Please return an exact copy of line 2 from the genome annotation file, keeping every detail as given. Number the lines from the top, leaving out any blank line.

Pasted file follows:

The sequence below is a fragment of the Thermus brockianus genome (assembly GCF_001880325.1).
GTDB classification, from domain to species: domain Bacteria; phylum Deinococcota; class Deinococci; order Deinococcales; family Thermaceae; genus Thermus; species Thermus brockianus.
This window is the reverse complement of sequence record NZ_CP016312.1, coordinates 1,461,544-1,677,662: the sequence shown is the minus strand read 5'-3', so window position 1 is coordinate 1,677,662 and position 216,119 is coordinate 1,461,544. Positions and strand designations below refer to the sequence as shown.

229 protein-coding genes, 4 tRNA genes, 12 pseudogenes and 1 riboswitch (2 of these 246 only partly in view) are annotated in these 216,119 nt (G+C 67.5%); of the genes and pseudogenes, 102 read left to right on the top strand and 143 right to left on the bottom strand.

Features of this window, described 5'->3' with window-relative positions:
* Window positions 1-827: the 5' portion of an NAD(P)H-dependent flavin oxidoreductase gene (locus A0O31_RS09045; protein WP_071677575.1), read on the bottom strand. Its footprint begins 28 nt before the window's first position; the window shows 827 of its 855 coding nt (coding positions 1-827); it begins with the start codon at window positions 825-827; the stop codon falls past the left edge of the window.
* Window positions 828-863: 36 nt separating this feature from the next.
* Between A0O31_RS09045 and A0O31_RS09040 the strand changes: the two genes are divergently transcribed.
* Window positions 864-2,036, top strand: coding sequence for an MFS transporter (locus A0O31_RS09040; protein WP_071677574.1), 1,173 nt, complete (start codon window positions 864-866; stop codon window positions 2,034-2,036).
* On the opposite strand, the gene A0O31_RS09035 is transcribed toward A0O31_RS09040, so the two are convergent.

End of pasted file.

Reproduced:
GTDB classification, from domain to species: domain Bacteria; phylum Deinococcota; class Deinococci; order Deinococcales; family Thermaceae; genus Thermus; species Thermus brockianus.